Listen to This—which collects Alex Ross’s finest writing for The New Yorker since 1994—is the rare book that moves across the entire landscape of music, from classical to rock and back again. Learn More
Last Night a DJ Saved My Life was the first comprehensive history of the disc jockey, a figure who has become a powerful force shaping the music industry—and since its original publication, the book has become a cult classic. Learn More
Kicks magazine began in 1978 as a fanzine devoted to obscure rock, soul and rockabilly, and was the first collaboration between vinyl-hound Billy Miller and Miriam Linna, the original drummer for The Cramps. Learn More
K-Pop Now! takes a fun look at Korea's high-energy pop music, and is written for its growing legions of fans. It features all the famous groups and singers, and takes an insider's look at how they have made it to the top.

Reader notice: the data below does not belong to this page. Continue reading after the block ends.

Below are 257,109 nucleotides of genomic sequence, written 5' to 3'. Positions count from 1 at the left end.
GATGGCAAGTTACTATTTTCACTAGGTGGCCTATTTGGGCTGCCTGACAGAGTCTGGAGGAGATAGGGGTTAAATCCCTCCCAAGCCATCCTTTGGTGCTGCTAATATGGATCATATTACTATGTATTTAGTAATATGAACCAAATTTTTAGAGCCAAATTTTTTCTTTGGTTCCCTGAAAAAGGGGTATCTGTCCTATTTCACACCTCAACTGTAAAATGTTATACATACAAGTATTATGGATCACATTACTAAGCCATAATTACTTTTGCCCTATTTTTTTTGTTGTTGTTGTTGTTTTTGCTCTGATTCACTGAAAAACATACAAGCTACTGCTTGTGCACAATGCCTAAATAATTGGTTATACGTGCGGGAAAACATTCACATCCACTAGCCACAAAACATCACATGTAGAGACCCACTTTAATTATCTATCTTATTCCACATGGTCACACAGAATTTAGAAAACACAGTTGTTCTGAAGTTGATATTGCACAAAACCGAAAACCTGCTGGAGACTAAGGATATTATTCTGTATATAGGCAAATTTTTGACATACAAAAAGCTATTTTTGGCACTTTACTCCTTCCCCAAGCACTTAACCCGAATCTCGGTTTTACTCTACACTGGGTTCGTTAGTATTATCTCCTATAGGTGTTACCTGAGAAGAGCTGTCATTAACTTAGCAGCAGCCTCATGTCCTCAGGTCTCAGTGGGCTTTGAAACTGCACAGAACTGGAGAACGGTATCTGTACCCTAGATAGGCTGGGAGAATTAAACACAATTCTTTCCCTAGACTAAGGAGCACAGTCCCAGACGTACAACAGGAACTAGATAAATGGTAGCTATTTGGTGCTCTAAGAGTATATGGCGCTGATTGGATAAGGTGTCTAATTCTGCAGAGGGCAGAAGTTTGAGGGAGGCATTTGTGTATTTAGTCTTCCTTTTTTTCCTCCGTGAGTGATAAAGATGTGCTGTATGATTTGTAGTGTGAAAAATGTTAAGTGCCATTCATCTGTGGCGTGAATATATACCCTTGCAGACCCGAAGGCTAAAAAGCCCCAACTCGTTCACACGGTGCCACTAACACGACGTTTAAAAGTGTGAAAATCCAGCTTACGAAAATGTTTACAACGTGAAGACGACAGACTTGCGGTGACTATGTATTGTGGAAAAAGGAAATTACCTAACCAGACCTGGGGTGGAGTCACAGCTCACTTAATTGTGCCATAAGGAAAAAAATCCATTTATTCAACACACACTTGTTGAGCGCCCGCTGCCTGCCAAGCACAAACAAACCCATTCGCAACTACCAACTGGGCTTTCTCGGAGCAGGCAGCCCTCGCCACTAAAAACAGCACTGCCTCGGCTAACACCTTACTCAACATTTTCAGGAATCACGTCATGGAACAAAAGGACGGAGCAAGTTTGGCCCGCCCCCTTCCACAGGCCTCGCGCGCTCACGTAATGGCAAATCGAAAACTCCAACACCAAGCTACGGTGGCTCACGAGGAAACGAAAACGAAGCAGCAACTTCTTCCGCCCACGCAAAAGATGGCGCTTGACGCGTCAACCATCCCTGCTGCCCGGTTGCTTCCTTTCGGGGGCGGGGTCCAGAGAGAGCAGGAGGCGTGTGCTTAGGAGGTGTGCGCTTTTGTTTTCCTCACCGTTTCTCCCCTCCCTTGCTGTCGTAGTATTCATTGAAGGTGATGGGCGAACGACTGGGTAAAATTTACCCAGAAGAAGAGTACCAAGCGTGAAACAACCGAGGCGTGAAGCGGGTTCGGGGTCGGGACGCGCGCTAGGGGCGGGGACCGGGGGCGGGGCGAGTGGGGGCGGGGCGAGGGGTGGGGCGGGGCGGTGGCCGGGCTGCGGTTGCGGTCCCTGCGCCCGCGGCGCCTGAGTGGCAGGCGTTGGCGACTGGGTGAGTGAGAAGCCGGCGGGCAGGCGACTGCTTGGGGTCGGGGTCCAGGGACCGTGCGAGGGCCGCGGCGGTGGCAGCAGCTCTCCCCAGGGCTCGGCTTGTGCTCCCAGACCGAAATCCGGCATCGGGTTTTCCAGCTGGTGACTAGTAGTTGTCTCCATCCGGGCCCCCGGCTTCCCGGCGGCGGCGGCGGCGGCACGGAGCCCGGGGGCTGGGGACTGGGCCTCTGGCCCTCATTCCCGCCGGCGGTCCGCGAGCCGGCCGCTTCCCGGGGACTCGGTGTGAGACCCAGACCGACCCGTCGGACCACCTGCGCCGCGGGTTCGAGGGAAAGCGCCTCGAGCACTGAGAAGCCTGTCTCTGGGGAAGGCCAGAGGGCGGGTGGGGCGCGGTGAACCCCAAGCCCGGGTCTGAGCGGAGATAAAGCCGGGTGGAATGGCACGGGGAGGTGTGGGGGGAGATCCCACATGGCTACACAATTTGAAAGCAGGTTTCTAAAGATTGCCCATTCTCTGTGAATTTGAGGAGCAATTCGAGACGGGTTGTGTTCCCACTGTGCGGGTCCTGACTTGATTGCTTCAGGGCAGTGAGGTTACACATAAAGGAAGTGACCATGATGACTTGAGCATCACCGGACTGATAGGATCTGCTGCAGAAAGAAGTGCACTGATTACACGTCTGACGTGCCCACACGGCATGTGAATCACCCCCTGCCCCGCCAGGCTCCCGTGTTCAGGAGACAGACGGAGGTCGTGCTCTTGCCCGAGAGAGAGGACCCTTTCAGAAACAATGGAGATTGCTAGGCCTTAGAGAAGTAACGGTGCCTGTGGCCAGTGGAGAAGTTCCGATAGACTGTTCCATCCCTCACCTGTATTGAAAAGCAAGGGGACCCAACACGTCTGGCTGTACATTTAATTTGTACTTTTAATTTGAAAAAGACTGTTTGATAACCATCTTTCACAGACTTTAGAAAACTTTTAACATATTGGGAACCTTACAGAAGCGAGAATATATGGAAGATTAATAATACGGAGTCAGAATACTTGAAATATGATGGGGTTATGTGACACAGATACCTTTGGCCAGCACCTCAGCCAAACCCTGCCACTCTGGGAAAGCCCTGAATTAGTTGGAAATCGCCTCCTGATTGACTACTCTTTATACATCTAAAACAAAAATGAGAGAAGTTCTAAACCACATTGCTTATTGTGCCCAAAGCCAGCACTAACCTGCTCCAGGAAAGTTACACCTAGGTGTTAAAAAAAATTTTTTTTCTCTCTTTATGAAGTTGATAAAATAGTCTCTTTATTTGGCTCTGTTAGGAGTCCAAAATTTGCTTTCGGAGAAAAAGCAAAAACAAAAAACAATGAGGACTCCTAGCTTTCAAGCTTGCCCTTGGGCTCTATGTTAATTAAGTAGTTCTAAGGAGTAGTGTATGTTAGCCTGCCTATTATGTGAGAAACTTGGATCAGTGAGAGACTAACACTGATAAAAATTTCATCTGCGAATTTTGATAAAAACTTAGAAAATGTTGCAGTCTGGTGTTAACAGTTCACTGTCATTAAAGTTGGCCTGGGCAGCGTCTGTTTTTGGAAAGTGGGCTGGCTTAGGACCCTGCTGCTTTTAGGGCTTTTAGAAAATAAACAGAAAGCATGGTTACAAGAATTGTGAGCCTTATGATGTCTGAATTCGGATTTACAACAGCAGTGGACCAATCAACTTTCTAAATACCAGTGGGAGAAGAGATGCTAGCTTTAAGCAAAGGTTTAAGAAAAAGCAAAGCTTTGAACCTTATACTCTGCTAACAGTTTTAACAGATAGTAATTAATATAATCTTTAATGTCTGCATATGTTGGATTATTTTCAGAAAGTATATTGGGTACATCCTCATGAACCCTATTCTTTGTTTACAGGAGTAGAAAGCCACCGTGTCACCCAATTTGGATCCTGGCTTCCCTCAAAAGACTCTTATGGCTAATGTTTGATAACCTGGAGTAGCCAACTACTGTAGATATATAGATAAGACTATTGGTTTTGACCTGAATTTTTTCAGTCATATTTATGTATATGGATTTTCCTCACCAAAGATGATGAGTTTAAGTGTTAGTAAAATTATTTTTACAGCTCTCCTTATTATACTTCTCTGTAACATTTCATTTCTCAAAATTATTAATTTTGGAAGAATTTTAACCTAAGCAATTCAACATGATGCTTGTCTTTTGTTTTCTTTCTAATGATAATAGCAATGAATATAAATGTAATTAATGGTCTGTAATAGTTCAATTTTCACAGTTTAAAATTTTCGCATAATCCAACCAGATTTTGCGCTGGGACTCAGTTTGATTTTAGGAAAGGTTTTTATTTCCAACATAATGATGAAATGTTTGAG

Queen's success in the 1970s was accompanied by a taste for musical and non-musical excess. Is This the Real Life? draws on eyewitness testimonies--former producers and managers, ex-girlfriends and boyfriends--to create a complete picture of one of the world's most ambitiously driven rock bands at work and at play. Learn More
Each week, the writers of The A.V. Club issue a slightly slanted pop-culture list filled with challenging opinions (Is David Bowie's "Young Americans" nearly ruined by saxophone?) and fascinating facts.
In Industrial Evolution Mick Fish takes us on a journey through the eighties courtesy of the Sheffield music scene of Cabaret Voltaire, the Human League, ABC, Clock DVA, Hula and The Box, offsetting it against a background of rampant Conservatism and local authority politics. Learn More